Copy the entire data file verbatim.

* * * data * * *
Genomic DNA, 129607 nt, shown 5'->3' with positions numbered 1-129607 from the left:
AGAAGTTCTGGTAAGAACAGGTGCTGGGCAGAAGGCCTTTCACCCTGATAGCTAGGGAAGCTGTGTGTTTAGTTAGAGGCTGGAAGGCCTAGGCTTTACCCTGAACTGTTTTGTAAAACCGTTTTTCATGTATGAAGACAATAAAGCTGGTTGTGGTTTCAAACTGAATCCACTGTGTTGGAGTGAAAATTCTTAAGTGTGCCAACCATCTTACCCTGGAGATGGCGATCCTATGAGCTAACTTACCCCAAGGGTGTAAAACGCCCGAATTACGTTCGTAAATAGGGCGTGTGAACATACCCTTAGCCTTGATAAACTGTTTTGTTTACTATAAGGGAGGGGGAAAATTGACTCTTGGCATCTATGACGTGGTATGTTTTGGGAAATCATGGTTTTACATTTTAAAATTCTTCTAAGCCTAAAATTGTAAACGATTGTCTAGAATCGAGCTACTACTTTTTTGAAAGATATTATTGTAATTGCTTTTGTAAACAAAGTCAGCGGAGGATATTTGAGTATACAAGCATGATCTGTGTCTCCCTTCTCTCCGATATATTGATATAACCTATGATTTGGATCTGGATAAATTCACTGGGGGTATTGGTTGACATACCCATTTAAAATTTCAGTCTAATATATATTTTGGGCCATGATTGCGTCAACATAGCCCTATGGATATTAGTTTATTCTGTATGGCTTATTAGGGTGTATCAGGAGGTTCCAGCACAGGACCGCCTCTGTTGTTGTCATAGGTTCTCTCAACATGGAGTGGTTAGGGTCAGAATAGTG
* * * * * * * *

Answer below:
Genomic DNA, 129607 nt, shown 5'->3' with positions numbered 1-129607 from the left:
AGAAGTTCTGGTAAGAACAGGTGCTGGGCAGAAGGCCTTTCACCCTGATAGCTAGGGAAGCTGTGTGTTTAGTTAGAGGCTGGAAGGCCTAGGCTTTACCCTGAACTGTTTTGTAAAACCGTTTTTCATGTATGAAGACAATAAAGCTGGTTGTGGTTTCAAACTGAATCCACTGTGTTGGAGTGAAAATTCTTAAGTGTGCCAACCATCTTACCCTGGAGATGGCGATCCTATGAGCTAACTTACCCCAAGGGTGTAAAACGCCCGAATTACGTTCGTAAATAGGGCGTGTGAACATACCCTTAGCCTTGATAAACTGTTTTGTTTACTATAAGGGAGGGGGAAAATTGACTCTTGGCATCTATGACGTGGTATGTTTTGGGAAATCATGGTTTTACATTTTAAAATTCTTCTAAGCCTAAAATTGTAAACGATTGTCTAGAATCGAGCTACTACTTTTTTGAAAGATATTATTGTAATTGCTTTTGTAAACAAAGTCAGCGGAGGATATTTGAGTATACAAGCATGATCTGTGTCTCCCTTCTCTCCGATATATTGATATAACCTATGATTTGGATCTGGATAAATTCACTGGGGGTATTGGTTGACATACCCATTTAAAATTTCAGTCTAATATATATTTTGGGCCATGATTGCGTCAACATAGCCCTATGGATATTAGTTTATTCTGTATGGCTTATTAGGGTGTATCAGGAGGTTCCAGCACAGGACCGCCTCTGTTGTTGTCATAGGTTCTCTCAACATGGAGTGGTTAGGGTCAGAATAGTG